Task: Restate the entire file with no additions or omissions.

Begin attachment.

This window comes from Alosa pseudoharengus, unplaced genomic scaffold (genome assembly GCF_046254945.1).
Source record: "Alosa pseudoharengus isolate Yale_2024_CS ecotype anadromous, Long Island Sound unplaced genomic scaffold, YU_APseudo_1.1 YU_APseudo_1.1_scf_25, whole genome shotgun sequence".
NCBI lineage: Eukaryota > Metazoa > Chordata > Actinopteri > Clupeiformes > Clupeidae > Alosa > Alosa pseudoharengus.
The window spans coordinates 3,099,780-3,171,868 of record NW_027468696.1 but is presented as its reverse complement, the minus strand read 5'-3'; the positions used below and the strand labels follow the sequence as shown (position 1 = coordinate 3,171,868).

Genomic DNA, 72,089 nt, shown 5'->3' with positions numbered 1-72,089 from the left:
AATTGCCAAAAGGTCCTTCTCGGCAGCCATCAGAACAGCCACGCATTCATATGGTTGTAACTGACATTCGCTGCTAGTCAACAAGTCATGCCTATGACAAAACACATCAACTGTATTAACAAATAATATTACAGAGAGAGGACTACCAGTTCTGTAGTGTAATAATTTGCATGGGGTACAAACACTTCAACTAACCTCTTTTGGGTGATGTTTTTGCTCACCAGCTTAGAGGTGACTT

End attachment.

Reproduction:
This window comes from Alosa pseudoharengus, unplaced genomic scaffold (genome assembly GCF_046254945.1).
Source record: "Alosa pseudoharengus isolate Yale_2024_CS ecotype anadromous, Long Island Sound unplaced genomic scaffold, YU_APseudo_1.1 YU_APseudo_1.1_scf_25, whole genome shotgun sequence".
NCBI lineage: Eukaryota > Metazoa > Chordata > Actinopteri > Clupeiformes > Clupeidae > Alosa > Alosa pseudoharengus.
The window spans coordinates 3,099,780-3,171,868 of record NW_027468696.1 but is presented as its reverse complement, the minus strand read 5'-3'; the positions used below and the strand labels follow the sequence as shown (position 1 = coordinate 3,171,868).

Genomic DNA, 72,089 nt, shown 5'->3' with positions numbered 1-72,089 from the left:
AATTGCCAAAAGGTCCTTCTCGGCAGCCATCAGAACAGCCACGCATTCATATGGTTGTAACTGACATTCGCTGCTAGTCAACAAGTCATGCCTATGACAAAACACATCAACTGTATTAACAAATAATATTACAGAGAGAGGACTACCAGTTCTGTAGTGTAATAATTTGCATGGGGTACAAACACTTCAACTAACCTCTTTTGGGTGATGTTTTTGCTCACCAGCTTAGAGGTGACTT